ABERDEEN, Scotland - "A playboy with too much time on his hands." That's how one golf-course official I talked to in the Scottish Highlands views Donald Trump.
Another questioned the U.S. mogul's wisdom in situating a proposed Trump resort on 1,000 acres just north of Aberdeen, subject to North Sea winds that are heavy even by Scottish standards.
"When the weather's bad here, it's usually worse down there," said David Corstophine of Nairn Golf Club.
Environmental activists fear the development will damage dunes that are a sanctuary for an abundance of wildlife.
But, as is often the case with The Donald, the real reason this plan is drawing criticism is its maestro's ego.
After personally touring the land in question with Trump's people in Aberdeen, it seems clear that he means well with this massive development, even if his good intentions are overshadowed by his swagger.
Why is Trump here? Because he honestly believes he can create a special golf course that will better the game. Golf is a passion of his, and he wants to leave a legacy.
I believe it too.
There's plenty of local support for the project, which has the potential to spark the Aberdeen region's economy and turn it into a bona fide golf destination rivaling any in Scotland.
"I'm sure everyone is expecting it to be 'Donald Trump: Las Vegas glitz and glamour,'" said Ronnie MacAskill, director of golf at Royal Aberdeen Golf Club. "But I'm sure he'll put the right people in and do it the right [way]. When he was here I got the impression his heart was in it.
"I'm excited about it. We [in Aberdeen] are all excited about it."
And let's not forget that Trump is a golf nut, as most recently evidenced in his Battle of the Sexes skins game on Governor's Island in New York. He knows golf, and he knows Scotland better than most people assume. His mother was born in Scotland and spent the first 20 years of her life here.
Trump's cocky demeanor puts off many of the more conservative, skeptical Scots he'll have to win over. The resort plan, being finalized by Trump International as of late October, is subject to review and approval by local officials. Project coordinators hope for passage next summer and groundbreaking shortly thereafter, with an eye toward a spring 2009 opening.
"It's our ambition to build the best course in Europe and maybe in the world," Trump said in one interview. "And I think we have the land to do it. ... I'm willing to spend the money to make it the finest course of its kind anywhere in the world."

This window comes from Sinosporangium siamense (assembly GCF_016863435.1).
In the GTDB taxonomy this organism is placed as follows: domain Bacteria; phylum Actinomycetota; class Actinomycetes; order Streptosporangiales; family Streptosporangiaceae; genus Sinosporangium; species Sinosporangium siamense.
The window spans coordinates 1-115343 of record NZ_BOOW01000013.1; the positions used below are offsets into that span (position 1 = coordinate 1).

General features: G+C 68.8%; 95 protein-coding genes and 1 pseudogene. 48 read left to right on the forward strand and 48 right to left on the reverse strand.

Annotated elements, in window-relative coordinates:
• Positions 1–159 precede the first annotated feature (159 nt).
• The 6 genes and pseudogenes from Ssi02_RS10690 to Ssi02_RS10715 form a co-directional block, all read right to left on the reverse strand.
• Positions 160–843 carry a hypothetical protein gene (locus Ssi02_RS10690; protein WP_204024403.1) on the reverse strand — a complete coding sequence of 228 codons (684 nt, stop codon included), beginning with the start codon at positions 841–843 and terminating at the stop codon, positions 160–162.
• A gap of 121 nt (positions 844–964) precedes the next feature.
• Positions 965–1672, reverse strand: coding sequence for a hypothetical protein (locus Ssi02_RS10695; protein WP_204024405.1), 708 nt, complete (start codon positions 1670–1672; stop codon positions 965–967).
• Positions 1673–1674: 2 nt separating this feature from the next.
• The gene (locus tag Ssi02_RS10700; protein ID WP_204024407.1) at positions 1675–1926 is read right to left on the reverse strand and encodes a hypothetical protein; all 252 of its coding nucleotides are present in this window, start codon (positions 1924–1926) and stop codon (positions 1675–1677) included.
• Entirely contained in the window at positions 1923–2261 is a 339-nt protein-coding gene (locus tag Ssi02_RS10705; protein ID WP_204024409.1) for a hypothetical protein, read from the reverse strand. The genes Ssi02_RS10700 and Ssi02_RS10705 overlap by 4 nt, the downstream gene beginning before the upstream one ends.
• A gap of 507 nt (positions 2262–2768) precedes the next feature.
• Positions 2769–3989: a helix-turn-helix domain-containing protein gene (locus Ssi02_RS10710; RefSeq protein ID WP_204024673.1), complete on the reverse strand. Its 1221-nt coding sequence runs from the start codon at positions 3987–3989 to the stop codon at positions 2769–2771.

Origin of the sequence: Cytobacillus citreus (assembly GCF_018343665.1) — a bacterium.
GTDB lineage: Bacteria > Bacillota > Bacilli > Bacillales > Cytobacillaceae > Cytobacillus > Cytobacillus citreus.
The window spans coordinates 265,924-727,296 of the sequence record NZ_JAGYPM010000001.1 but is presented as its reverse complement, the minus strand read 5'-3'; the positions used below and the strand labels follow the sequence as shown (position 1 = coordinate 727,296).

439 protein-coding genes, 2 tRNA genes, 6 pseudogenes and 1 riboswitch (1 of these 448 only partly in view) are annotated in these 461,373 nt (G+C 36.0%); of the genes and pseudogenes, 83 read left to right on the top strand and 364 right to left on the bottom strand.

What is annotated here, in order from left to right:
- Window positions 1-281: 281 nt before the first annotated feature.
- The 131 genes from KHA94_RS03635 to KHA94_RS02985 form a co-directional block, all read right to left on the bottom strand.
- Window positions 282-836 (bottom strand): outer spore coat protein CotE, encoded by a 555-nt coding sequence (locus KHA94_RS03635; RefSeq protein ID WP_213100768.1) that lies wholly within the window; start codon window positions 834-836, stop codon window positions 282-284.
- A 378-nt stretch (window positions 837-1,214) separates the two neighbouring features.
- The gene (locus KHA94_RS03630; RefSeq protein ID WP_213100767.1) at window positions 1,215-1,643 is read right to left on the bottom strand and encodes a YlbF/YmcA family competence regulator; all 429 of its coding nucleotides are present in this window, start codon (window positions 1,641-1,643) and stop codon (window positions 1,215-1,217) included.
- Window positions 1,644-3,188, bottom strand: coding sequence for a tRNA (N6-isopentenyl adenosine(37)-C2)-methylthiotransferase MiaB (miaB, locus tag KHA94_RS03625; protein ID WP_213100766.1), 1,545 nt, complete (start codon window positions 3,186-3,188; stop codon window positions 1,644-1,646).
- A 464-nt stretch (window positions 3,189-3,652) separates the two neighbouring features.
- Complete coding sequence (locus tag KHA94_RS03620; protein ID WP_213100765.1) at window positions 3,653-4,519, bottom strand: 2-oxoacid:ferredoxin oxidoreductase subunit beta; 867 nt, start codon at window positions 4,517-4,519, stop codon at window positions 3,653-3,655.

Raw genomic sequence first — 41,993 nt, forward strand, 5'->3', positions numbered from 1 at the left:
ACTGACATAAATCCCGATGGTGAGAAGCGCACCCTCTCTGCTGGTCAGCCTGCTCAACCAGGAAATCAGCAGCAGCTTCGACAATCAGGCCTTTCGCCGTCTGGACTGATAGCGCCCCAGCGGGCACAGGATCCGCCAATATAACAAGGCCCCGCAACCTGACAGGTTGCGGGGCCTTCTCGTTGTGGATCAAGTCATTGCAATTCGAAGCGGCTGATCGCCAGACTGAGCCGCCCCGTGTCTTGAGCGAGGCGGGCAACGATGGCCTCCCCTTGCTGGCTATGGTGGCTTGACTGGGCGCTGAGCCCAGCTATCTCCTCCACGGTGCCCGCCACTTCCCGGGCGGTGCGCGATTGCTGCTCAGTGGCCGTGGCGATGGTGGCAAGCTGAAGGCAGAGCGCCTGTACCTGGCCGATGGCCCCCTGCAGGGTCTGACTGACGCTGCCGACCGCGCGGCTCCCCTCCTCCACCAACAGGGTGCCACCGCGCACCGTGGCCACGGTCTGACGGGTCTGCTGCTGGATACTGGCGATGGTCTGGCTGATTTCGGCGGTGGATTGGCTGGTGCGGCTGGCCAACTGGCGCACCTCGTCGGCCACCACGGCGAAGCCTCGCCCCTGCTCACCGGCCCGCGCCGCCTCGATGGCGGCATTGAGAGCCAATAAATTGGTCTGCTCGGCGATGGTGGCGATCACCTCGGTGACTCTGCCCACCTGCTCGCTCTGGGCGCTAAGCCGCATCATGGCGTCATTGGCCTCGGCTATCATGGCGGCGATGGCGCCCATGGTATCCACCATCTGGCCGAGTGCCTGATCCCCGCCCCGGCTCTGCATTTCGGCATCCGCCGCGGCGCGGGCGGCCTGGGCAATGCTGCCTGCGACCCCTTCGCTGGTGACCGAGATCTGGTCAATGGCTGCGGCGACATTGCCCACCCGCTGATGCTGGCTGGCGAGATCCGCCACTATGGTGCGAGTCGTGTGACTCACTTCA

That's the kind of quote designed to spark interest and sell timeshares, but it's also going to stir up locals in St. Andrews, Dornoch, Carnoustie, etc. History immortalized their clubs, not money or marketing. There weren't built with £500 million, but with legends, stories and time.
"What gives us the confidence is that nowhere in Great Britain or Ireland do the dunes and links exist in the quantity we have here," said Neil Hobday, manager of the Trump project. "The challenge is finding the best 18 holes out of the possible 72 that are naturally laid out there."
Trump exemplifies what much of the rest of the world finds irritating about America. He's egocentric. His projects are big and brash, his name and attitude bigger and brasher. It's also safe to assume the resort will be priced out of most Scots' budgets. Most clubs here are nonprofit and publicly funded. Members pay yearly dues between £300 and £1,000.
This wouldn't be the first course to break that mold. Loch Lomond Golf Club, Macdonald Hotel's Spey Valley Golf Course at Aviemore and Kingsbarns north of St. Andrews are all privately owned, have high green fees and turn profits.
Still, if Trump is going to cite his Scottish heritage as a factor in his decision to build here, he must honor the Scots' tremendous pride in tradition. The land is sacred. Change seems to come slower here than in most parts of Europe. Substance crushes style.
Kingsbarns, revered by most Scottish golfers, seems to have made this leap. Trump can too.
He has said his ultimate hope is for his course to host the British Open. That might sound farfetched now, but once upon a time Turnberry was just a nice links course with a ritzy hotel. Now it's a regular Open Championship stop.
To host the Open - a privilege earned, not bought - Trump's course will have to strike a chord with the Royal & Ancient. That will be done by winning the hearts and minds of Scotland, not the pockets.
I think Trump can succeed with this resort. Anyone who sees this incredible piece of land in person would agree. But if it opens with a 10-foot "Trump International" sign out front and giant waterfalls and dazzling out-of-place architecture within, I won't blame the locals if they don't embrace the place.
November 10, 2006